There are things (and people) that make me stumble. I’ve learned to avoid some people because their actions and words bring me down, make me feel worthless or incompetent. There are others who are wonderful to be around because even if they point out my mistakes and misdoings, there is love behind it and often a bit of humor as well, not just finger-pointing. Right now many of my favorite foods are forbidden or off-limits to me, except in very very small doses. Those small doses are sometimes worst of all; I feel deprived more when I have just a bite than I would if I avoided them altogether. Can I sit across a table from someone eating those very foods and not succumb to their allure? Yes, but assuring them that it was okay that they had them was, for me, a sort of victory, not to mention the answering of a prayer that I could indeed refrain from sticking my fork into their plate of fries or cheesecake. It isn’t just my own strength, nor is it trivializing my faith in God; it is acknowledging that I have been given a gift by that same God, and that I can, with God’s help, utilize that gift and make it an offering of love, in a very small and insignificant way although even with at a slight cost to myself. Like “free” kittens aren’t always free, loving another as much as self isn’t always as easily done as said. Keeping another from stumbling means I have to be a bit more sure-footed myself.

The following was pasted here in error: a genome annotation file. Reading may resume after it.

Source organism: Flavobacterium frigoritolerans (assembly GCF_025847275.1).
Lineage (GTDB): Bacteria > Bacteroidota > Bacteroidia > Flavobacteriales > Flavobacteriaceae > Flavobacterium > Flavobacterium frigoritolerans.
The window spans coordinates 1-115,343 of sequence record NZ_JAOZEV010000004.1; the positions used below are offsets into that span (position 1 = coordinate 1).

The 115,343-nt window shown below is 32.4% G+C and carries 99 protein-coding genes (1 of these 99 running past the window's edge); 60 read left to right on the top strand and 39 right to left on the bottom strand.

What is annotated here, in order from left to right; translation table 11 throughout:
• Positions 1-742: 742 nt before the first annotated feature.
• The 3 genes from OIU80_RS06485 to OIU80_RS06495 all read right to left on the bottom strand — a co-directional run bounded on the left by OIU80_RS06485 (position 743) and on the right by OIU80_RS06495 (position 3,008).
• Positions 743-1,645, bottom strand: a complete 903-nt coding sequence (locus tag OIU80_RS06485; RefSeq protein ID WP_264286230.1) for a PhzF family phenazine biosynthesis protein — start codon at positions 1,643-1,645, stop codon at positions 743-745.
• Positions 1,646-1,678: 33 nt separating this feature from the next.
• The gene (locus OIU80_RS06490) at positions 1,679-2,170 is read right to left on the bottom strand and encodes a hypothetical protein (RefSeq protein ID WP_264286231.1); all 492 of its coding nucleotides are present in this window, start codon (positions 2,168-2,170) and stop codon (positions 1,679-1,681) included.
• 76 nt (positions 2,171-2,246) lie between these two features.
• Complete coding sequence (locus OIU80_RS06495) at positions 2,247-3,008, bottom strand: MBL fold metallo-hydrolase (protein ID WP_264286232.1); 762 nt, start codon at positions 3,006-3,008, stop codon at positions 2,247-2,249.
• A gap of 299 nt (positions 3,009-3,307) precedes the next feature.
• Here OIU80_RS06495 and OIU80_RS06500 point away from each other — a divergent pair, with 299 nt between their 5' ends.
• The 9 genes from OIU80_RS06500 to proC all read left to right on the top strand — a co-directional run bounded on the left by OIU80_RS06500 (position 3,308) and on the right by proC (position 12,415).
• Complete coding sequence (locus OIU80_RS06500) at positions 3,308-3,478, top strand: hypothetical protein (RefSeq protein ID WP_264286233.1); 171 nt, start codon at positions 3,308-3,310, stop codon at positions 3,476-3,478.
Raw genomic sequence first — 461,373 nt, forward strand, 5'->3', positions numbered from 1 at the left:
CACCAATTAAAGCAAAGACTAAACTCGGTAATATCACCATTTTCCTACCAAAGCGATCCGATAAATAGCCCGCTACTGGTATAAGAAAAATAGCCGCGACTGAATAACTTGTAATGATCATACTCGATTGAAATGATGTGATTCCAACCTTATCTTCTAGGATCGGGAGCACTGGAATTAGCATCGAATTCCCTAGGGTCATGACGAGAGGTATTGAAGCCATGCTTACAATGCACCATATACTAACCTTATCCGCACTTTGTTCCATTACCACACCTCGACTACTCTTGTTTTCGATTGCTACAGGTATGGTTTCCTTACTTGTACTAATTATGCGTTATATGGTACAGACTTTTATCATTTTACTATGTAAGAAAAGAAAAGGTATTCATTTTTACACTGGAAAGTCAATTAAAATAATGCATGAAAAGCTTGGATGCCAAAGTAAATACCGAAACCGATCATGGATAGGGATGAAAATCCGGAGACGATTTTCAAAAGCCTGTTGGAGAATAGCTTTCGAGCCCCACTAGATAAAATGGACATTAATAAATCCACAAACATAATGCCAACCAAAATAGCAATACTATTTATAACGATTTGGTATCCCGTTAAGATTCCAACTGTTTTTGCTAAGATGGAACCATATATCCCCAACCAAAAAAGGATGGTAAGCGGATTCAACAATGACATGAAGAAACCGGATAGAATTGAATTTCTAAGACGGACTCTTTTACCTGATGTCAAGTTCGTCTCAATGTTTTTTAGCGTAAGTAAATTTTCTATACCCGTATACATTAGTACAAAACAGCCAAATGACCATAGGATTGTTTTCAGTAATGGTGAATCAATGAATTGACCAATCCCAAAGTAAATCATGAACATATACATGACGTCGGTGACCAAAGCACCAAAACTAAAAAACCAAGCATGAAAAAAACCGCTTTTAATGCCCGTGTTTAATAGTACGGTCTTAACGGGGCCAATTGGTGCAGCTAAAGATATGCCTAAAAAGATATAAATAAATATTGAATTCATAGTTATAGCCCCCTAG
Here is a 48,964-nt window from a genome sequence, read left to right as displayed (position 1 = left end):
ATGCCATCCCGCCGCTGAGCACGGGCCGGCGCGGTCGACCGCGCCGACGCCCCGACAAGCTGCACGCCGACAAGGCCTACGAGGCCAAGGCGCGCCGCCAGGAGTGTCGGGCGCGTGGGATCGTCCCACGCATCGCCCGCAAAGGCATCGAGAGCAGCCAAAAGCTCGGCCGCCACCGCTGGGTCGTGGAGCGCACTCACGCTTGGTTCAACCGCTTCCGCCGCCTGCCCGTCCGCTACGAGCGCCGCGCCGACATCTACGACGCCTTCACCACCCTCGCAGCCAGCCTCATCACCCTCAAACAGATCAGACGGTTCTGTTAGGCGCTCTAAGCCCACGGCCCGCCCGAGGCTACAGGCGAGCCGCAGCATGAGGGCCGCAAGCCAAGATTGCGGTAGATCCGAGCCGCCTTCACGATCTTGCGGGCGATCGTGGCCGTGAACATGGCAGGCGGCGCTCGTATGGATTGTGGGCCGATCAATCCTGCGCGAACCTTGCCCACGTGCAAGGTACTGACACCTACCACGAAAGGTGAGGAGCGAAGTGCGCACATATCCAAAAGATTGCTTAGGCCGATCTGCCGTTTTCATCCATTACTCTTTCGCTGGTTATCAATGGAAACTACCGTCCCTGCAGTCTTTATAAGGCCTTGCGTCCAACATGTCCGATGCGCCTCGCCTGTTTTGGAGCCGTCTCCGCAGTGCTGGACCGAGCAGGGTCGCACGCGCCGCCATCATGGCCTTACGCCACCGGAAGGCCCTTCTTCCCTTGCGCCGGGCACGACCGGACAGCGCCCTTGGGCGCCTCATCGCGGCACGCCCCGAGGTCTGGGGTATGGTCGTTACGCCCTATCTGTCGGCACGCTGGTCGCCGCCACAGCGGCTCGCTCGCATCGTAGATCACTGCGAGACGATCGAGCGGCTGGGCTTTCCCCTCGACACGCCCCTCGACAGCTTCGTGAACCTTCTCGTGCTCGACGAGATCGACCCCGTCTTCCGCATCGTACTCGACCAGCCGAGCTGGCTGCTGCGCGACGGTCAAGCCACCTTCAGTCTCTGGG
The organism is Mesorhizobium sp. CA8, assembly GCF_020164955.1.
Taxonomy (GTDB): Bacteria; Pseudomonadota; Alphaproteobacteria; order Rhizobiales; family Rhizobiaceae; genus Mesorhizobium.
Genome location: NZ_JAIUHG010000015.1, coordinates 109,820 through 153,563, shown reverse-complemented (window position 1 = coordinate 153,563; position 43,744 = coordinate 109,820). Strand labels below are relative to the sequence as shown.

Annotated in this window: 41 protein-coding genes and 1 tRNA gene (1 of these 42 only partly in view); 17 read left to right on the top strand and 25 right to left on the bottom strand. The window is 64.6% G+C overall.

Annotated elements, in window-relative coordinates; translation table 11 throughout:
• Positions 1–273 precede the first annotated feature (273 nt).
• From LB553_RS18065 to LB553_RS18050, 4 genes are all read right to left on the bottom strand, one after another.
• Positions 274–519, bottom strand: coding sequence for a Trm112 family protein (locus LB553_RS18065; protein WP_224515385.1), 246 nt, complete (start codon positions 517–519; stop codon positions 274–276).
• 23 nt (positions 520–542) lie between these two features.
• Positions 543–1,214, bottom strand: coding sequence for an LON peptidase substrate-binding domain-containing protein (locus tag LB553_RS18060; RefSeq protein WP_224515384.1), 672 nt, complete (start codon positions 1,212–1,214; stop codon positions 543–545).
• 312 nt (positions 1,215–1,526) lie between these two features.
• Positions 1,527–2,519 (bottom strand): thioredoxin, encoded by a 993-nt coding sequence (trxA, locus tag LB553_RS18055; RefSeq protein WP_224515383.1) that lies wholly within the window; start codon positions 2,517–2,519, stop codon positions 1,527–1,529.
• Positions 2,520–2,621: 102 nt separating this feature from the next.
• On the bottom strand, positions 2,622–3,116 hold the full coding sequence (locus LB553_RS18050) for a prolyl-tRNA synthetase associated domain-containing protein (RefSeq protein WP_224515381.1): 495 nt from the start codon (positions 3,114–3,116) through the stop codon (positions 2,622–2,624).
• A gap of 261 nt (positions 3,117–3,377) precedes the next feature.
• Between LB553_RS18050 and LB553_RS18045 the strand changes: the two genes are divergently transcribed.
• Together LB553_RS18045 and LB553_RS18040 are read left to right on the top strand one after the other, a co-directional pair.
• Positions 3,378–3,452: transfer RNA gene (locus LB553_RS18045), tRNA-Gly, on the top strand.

It’s more than about pork chops and cheesecakes. It’s about love, the kind that offers, not insists, and cushions the path rather than making it harder for someone who might not be as strong, as sure-footed or as trusting in God’s grace and acceptance. Perhaps Paul’s message to the Romans (and to us) could be succinctly put in the words of Benjamin Franklin, “When in doubt, don’t.” Step out in faith and act with faith. Most of all, love the neighbor, whoever it might be, enough to be sensitive and caring of his/her needs, regardless of a small sacrifice of personal enjoyment or entitlement.

Sounds like a lesson I needed to think about today — and probably tomorrow and next week to boot.


Café Comments?